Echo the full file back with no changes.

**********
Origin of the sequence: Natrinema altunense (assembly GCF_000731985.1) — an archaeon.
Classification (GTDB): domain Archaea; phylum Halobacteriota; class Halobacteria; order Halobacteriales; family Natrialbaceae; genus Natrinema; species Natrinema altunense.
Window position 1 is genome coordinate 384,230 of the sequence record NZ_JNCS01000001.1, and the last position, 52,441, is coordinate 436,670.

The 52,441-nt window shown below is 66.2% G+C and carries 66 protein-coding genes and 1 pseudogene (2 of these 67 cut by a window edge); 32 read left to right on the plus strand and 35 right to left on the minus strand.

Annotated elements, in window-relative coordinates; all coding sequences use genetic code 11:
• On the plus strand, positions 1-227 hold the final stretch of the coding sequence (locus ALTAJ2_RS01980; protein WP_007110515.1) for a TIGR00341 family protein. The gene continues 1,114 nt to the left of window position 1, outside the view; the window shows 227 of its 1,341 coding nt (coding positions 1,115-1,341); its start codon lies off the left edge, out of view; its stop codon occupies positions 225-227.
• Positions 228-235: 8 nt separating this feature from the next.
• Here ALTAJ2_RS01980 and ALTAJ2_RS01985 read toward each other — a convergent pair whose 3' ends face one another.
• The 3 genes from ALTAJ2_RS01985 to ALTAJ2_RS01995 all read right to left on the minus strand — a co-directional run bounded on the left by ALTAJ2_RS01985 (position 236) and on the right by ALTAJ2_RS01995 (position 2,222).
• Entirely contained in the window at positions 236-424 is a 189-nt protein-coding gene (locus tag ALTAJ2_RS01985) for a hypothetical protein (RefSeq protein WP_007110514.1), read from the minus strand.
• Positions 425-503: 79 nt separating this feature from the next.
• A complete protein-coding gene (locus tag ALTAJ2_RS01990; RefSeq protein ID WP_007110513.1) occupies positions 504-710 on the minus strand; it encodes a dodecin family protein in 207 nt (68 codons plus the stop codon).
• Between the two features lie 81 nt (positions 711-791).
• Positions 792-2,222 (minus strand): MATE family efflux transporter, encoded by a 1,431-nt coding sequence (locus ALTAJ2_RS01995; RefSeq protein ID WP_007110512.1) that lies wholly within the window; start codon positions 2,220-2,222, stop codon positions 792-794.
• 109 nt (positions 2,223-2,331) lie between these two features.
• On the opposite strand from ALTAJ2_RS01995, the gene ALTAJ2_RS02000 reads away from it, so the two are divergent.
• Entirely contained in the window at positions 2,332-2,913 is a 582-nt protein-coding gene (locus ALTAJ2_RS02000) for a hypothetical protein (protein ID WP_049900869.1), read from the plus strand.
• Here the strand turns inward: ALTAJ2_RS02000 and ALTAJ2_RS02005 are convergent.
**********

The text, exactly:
Origin of the sequence: Natrinema altunense (assembly GCF_000731985.1) — an archaeon.
Classification (GTDB): domain Archaea; phylum Halobacteriota; class Halobacteria; order Halobacteriales; family Natrialbaceae; genus Natrinema; species Natrinema altunense.
Window position 1 is genome coordinate 384,230 of the sequence record NZ_JNCS01000001.1, and the last position, 52,441, is coordinate 436,670.

The 52,441-nt window shown below is 66.2% G+C and carries 66 protein-coding genes and 1 pseudogene (2 of these 67 cut by a window edge); 32 read left to right on the plus strand and 35 right to left on the minus strand.

Annotated elements, in window-relative coordinates; all coding sequences use genetic code 11:
• On the plus strand, positions 1-227 hold the final stretch of the coding sequence (locus ALTAJ2_RS01980; protein WP_007110515.1) for a TIGR00341 family protein. The gene continues 1,114 nt to the left of window position 1, outside the view; the window shows 227 of its 1,341 coding nt (coding positions 1,115-1,341); its start codon lies off the left edge, out of view; its stop codon occupies positions 225-227.
• Positions 228-235: 8 nt separating this feature from the next.
• Here ALTAJ2_RS01980 and ALTAJ2_RS01985 read toward each other — a convergent pair whose 3' ends face one another.
• The 3 genes from ALTAJ2_RS01985 to ALTAJ2_RS01995 all read right to left on the minus strand — a co-directional run bounded on the left by ALTAJ2_RS01985 (position 236) and on the right by ALTAJ2_RS01995 (position 2,222).
• Entirely contained in the window at positions 236-424 is a 189-nt protein-coding gene (locus tag ALTAJ2_RS01985) for a hypothetical protein (RefSeq protein WP_007110514.1), read from the minus strand.
• Positions 425-503: 79 nt separating this feature from the next.
• A complete protein-coding gene (locus tag ALTAJ2_RS01990; RefSeq protein ID WP_007110513.1) occupies positions 504-710 on the minus strand; it encodes a dodecin family protein in 207 nt (68 codons plus the stop codon).
• Between the two features lie 81 nt (positions 711-791).
• Positions 792-2,222 (minus strand): MATE family efflux transporter, encoded by a 1,431-nt coding sequence (locus ALTAJ2_RS01995; RefSeq protein ID WP_007110512.1) that lies wholly within the window; start codon positions 2,220-2,222, stop codon positions 792-794.
• 109 nt (positions 2,223-2,331) lie between these two features.
• On the opposite strand from ALTAJ2_RS01995, the gene ALTAJ2_RS02000 reads away from it, so the two are divergent.
• Entirely contained in the window at positions 2,332-2,913 is a 582-nt protein-coding gene (locus ALTAJ2_RS02000) for a hypothetical protein (protein ID WP_049900869.1), read from the plus strand.
• Here the strand turns inward: ALTAJ2_RS02000 and ALTAJ2_RS02005 are convergent.